4 minute read

Copenhagen Bicycle Culture

By Kay Xander Mellish

Bicycle culture is one of the reasons I moved to Copenhagen. I have a drivers’ license and enjoy driving a car, yet in a car you generally find yourself in a bubble, sealed off from the world. On a bicycle, you’re face to face, human to human, with all your fellow commuters. Slightly-late-to-the office workers, small schoolchildren beneath very big bike helmets, trim grannies zipping ahead of you on their electric cycles – you’ll meet them all in the Copenhagen bike lanes.

Bike infrastructure is not an afterthought in Copenhagen, as it is so many big cities. Most busy streets have separate raised lanes in both directions for bicycle traffic. There are also bicycle-only highways that cut through the city in places cars can’t go, and several cross-harbor bridges for bicycle and pedestrian traffic alone.

Bicycles for tourists

As a tourist, you can’t say you’ve truly experienced Copenhagen if you haven’t seen it over the handlebars of a bicycle. Many hotels have bikes for their guests to borrow, and there are also bicycle rental shops around town. The shared electric bikes you book with an app are great for short trips in the center of the city, but if you want to venture out a little further – say, to Bispebjerg Cemetery to see the cherry trees blossom –you’ll benefit from a lighter bike that can go up hills.

That said, there are relatively few hills in Copenhagen. The city’s flatness is one of the reasons bicycling is so popular. But Denmark’s changeable weather means you might face the dreaded “modvind,” or a headwind blowing from the direction your bicycle is supposed to be going. On a pretty spring day this might be a sweet breeze and a mild inconvenience. On a dark black evening in the depths of winter, as icy pellets angle into your eyes, it can be a horror.

Through the wind and rain

And make no mistake, Copenhageners bike all year round, summer or winter, rain or shine. If you are in the city on a wet day, you may see bicyclists in “rain suits”, which is a kind of plastic tracksuit that allows them to ride through the rain and arrive looking somewhat presentable at their destination.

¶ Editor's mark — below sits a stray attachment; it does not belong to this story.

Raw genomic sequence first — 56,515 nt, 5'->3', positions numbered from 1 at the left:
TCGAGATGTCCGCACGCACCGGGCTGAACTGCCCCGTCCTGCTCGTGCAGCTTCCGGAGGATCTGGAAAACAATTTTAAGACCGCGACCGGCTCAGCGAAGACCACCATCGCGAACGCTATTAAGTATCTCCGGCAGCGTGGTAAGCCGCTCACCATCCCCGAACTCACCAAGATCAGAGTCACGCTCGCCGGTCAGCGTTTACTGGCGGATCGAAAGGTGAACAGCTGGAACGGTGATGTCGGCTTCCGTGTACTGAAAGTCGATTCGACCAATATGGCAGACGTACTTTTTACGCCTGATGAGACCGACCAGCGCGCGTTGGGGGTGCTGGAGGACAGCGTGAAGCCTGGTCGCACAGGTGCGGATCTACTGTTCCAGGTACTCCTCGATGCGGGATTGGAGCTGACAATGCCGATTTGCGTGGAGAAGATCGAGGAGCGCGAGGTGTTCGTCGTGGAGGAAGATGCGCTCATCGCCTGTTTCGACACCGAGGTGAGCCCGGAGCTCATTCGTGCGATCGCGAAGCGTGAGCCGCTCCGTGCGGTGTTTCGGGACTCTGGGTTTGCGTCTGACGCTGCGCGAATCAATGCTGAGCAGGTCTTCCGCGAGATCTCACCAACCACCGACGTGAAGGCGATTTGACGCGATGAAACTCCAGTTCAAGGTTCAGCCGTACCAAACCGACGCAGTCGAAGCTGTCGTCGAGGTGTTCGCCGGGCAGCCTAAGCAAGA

Biking to work is part of Copenhagen cul- ture. While cars are common in the suburbs, the hassle of parking and the high cost of fuel means many city residents avoid owning one.

In some countries, having a shiny and powerful car is an executive status symbol, but in Denmark many high-powered business leaders bike to work.

You can spot them in their brightly colored racing Spandex, whooshing past everyone else in the bike lane as they speed towards their very important business. On arrival, they take a quick shower at the company gym before dressing up in their office attire. (Competitive biking events in Denmark have largely replaced golf as the best way to network with movers and shakers.)

How to follow the rules

Do bike in Copenhagen, but make sure to follow the rules. Stay in the bike lane and stay to the right so that quicker cyclists can pass you. Pedestrians crossing the lane have the right of way, especially if they are getting off a bus. If you’re bicycling into an intersection, be certain that the vehicle next to you isn’t turning right into your path – this is how a lot of accidents happen. And if you’re planning to turn, signal. Just reach out your arm in the direction you plan to go.

When the Copenhagen bikers can’t tell you’re a tourist, you’re doing it right.

Kay Xander Mellish is the voice behind the “How to Live in Denmark” podcast and the author of “How to Live in Denmark” “How to Work in Denmark” and “Working with Danes: Tips for Americans.” Follow her on Twitter at @how2liveinDK or at howtoliveindenmark.com



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